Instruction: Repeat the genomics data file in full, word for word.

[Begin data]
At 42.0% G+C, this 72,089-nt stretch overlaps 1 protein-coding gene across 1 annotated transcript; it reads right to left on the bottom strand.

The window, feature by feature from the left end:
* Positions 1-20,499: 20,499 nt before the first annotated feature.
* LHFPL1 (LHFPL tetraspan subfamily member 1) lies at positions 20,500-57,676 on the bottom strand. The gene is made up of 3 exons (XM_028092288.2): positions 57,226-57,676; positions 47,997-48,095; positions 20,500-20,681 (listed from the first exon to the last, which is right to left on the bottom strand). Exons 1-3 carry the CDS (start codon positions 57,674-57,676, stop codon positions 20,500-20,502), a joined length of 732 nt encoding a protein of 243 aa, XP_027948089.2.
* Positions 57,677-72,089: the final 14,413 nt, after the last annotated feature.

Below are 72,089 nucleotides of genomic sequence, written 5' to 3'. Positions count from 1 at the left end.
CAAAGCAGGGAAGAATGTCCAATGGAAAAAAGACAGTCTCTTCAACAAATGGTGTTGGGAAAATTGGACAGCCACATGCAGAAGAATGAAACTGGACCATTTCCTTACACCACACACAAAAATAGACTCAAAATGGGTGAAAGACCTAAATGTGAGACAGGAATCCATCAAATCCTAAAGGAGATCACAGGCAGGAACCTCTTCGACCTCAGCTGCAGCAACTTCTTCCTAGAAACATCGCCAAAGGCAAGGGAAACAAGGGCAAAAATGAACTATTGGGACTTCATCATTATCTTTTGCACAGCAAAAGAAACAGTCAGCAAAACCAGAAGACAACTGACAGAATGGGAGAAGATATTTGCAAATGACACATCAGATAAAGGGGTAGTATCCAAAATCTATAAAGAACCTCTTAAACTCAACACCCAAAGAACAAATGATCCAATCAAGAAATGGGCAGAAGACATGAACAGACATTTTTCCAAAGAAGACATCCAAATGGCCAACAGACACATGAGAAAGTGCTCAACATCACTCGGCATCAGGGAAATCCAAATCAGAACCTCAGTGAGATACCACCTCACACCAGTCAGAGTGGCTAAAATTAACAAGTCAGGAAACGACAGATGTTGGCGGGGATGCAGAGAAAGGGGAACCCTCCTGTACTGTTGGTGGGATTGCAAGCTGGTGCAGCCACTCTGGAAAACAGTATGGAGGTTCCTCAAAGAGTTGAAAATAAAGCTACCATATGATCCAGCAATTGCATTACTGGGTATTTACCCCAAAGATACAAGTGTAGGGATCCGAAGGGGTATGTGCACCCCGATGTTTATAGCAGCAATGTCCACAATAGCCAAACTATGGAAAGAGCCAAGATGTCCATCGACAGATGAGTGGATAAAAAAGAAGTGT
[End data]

At 42.0% G+C, this 72,089-nt stretch overlaps 1 protein-coding gene across 1 annotated transcript; it reads right to left on the bottom strand.

The window, feature by feature from the left end:
* Positions 1-20,499: 20,499 nt before the first annotated feature.
* LHFPL1 (LHFPL tetraspan subfamily member 1) lies at positions 20,500-57,676 on the bottom strand. The gene is made up of 3 exons (XM_028092288.2): positions 57,226-57,676; positions 47,997-48,095; positions 20,500-20,681 (listed from the first exon to the last, which is right to left on the bottom strand). Exons 1-3 carry the CDS (start codon positions 57,674-57,676, stop codon positions 20,500-20,502), a joined length of 732 nt encoding a protein of 243 aa, XP_027948089.2.
* Positions 57,677-72,089: the final 14,413 nt, after the last annotated feature.

Below are 72,089 nucleotides of genomic sequence, written 5' to 3'. Positions count from 1 at the left end.
CAAAGCAGGGAAGAATGTCCAATGGAAAAAAGACAGTCTCTTCAACAAATGGTGTTGGGAAAATTGGACAGCCACATGCAGAAGAATGAAACTGGACCATTTCCTTACACCACACACAAAAATAGACTCAAAATGGGTGAAAGACCTAAATGTGAGACAGGAATCCATCAAATCCTAAAGGAGATCACAGGCAGGAACCTCTTCGACCTCAGCTGCAGCAACTTCTTCCTAGAAACATCGCCAAAGGCAAGGGAAACAAGGGCAAAAATGAACTATTGGGACTTCATCATTATCTTTTGCACAGCAAAAGAAACAGTCAGCAAAACCAGAAGACAACTGACAGAATGGGAGAAGATATTTGCAAATGACACATCAGATAAAGGGGTAGTATCCAAAATCTATAAAGAACCTCTTAAACTCAACACCCAAAGAACAAATGATCCAATCAAGAAATGGGCAGAAGACATGAACAGACATTTTTCCAAAGAAGACATCCAAATGGCCAACAGACACATGAGAAAGTGCTCAACATCACTCGGCATCAGGGAAATCCAAATCAGAACCTCAGTGAGATACCACCTCACACCAGTCAGAGTGGCTAAAATTAACAAGTCAGGAAACGACAGATGTTGGCGGGGATGCAGAGAAAGGGGAACCCTCCTGTACTGTTGGTGGGATTGCAAGCTGGTGCAGCCACTCTGGAAAACAGTATGGAGGTTCCTCAAAGAGTTGAAAATAAAGCTACCATATGATCCAGCAATTGCATTACTGGGTATTTACCCCAAAGATACAAGTGTAGGGATCCGAAGGGGTATGTGCACCCCGATGTTTATAGCAGCAATGTCCACAATAGCCAAACTATGGAAAGAGCCAAGATGTCCATCGACAGATGAGTGGATAAAAAAGAAGTGT